|You are in: UK: Education: Mike Baker|
Saturday, 16 March, 2002, 00:45 GMT
Raising black performance
Highlighting the issues facing one particular group of school children is always a tricky matter.
It is sensitive enough if you are highlighting gender or class. But when you start to talk about the particular needs of one ethnic group you are tiptoeing into a minefield.
Yet this is exactly what Saturday's conference on "London Schools and the Black Child" is doing.
Its organiser, the Labour MP Diane Abbott, says she has had to fight hard to get government, schools and parents to recognise that children of African and African-Caribbean descent have particular needs which are not being met by the school system.
The biggest obstacle is what is known as the "colour blind" approach. This, like political correctness, is rooted in the best of intentions, namely to counter conscious or unconscious prejudice.
But perhaps we have now got to the point where a simple "colour blind" policy is not only not helping those it is meant to protect, but may be putting them at a disadvantage.
But by the start of secondary school they are starting to fall behind and statistics show that black African-Caribbean pupils are between three and six times more likely to be expelled from school.
Although there is an absence of detailed statistics, GCSE results also show that African-Caribbean pupils do less well than other ethnic groups in formal examinations.
Government statistics on the proportion of students getting five good GCSEs or their equivalent show the pattern.
Breakdown of statistics
For white students the figure in 2000 was 50%, for Asian students it was 49% but for black students it was 37%.
Where it is possible to do so, a further breakdown of these figures produces interesting patterns.
Clearly social class, poverty and whether or not children speak English in the home is a factor in educational achievement.
Bangladeshi immigration to Britain, for example, is mostly more recent than immigration from India.
But the Caribbean community in Britain is fairly well settled and fluency in English is not an issue. So it is reasonable to ask why they are lagging behind in exam results at the end of schooling.
Of course, these are broad generalisations. The official definitions of ethnic group do not always match the way communities define themselves and they hide important distinctions.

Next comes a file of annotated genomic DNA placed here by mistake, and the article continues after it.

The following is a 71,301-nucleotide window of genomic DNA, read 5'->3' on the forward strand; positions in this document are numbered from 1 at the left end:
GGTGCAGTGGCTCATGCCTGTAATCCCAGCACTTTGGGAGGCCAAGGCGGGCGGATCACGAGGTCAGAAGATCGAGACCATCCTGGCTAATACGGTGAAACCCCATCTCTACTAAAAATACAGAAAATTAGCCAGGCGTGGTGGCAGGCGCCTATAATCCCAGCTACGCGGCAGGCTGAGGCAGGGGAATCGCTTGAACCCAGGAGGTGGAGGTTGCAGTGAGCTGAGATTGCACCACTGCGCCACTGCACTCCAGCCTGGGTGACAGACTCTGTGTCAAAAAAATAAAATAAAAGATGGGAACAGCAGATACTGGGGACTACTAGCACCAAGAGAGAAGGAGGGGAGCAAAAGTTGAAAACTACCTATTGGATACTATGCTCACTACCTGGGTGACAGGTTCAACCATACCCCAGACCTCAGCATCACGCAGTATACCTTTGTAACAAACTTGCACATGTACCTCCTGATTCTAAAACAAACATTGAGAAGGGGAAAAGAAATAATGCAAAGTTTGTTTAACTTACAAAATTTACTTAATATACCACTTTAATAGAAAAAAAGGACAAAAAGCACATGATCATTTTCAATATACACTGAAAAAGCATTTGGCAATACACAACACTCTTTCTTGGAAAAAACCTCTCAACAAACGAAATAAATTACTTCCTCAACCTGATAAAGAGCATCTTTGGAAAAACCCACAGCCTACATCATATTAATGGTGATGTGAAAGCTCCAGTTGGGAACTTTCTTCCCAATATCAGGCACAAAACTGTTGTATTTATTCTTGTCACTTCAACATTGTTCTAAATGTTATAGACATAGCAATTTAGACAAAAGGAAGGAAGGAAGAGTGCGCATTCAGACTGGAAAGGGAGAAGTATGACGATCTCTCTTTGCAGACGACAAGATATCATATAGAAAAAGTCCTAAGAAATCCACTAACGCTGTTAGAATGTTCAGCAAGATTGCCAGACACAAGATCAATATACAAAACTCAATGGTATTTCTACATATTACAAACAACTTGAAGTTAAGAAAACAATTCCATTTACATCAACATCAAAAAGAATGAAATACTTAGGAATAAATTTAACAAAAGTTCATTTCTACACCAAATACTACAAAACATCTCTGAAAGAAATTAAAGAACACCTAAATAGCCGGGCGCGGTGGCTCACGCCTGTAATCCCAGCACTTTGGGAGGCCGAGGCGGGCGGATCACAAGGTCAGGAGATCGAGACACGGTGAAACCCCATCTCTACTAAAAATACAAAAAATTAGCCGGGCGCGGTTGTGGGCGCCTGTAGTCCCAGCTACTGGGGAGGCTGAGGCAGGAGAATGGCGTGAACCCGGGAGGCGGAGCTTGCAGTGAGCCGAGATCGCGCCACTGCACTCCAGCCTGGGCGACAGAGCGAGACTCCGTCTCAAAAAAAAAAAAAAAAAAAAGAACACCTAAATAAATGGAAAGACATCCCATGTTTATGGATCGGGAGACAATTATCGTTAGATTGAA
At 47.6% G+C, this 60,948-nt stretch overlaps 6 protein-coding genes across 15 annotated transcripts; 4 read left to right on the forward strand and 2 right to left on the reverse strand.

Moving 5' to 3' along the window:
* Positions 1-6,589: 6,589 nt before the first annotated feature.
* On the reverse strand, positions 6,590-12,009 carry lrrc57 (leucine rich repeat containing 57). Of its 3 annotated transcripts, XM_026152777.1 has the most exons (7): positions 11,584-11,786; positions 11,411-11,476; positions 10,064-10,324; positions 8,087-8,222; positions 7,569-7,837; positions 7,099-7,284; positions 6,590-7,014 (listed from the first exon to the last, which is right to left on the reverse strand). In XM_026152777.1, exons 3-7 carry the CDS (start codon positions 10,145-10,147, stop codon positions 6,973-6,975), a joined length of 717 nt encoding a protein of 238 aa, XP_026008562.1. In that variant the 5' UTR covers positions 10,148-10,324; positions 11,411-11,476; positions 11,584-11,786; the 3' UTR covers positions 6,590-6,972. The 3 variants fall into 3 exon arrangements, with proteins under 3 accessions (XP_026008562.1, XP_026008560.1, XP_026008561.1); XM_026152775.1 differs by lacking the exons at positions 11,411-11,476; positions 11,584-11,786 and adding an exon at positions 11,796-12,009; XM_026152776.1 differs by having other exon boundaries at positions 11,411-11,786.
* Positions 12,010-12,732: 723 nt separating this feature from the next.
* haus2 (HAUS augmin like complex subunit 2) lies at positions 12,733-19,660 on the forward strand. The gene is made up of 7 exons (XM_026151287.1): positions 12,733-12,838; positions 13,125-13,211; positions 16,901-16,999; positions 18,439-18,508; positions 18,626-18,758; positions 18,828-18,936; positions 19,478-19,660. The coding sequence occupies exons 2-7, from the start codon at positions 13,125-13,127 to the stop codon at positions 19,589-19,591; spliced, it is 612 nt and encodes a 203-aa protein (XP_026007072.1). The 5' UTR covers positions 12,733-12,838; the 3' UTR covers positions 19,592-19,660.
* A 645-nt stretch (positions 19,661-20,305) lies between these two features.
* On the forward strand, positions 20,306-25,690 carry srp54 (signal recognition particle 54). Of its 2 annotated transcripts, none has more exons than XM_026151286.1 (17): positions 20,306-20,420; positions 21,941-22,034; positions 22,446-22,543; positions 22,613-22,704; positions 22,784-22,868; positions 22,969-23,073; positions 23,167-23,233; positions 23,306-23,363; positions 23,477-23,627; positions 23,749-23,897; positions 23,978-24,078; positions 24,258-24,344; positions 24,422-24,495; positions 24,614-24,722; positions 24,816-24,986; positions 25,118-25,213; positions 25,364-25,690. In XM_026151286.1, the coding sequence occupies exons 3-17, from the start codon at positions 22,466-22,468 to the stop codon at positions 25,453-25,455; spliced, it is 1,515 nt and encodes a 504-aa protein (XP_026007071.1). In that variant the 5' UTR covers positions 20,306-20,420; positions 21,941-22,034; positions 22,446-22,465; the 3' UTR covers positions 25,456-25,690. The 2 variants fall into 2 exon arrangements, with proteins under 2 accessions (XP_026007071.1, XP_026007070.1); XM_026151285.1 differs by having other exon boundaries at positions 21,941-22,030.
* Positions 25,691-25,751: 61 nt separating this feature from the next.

There are problems with using, interchangeably, descriptions such as: Black, Black-African, Black-Caribbean, African-Caribbean, Black British or West Indian.
But such sensitivities, while they must be observed, should not mean - according to Diane Abbott - that we simply lump all ethnic minority students under the umbrella term Black.
It is not just that there are differences between Asian and African-Caribbean students. There are also important distinctions between pupils of Black African background and those of Black Caribbean origin.
The evidence is pretty thin (and this highlights the failure of the education authorities to collect statistics based on ethnic-origin), but an Ofsted report in 1996 did suggest that "pupils of Black African background often achieve relatively higher results than their peers of Black Caribbean origin".
So we have a very complex picture of differing achievements within ethnic groups. No doubt these reflect cultural as well as class and language factors.
All this suggests to me that, however well-intentioned "colour-blind" policies are, they are not very helpful in finding solutions.
However, as soon as you identify one group as having particular problems you run into criticism.
When I wrote about the issues facing African-Caribbean boys this week, I was told I was contributing to the problem by focussing on the negative image of Caribbean students.
Such complaints are made with genuine feeling and I understand why they are made.
Stereotypical images of certain groups amount to racism. What is more, they appear to throw a blanket over entire communities which, of course, contain a variety of different personal achievements.
But if, as Diane Abbott believes, the first step in doing something about the average under-achievement of African-Caribbean pupils is to openly recognise the problem, then I don't see any alternative to running the risk of political-incorrectness or of appearing to focus on negatives.
This is a sensitive area. It is, perhaps, particularly difficult for white commentators and educators to enter into. But what is the alternative? To ignore it and focus on other issues?
The government is sending a minister to Diane Abbott's conference. It will be interesting to see whether that minister is willing to accept that the issue of African-Caribbean achievement needs a separate strategy than that for other ethnic groups.
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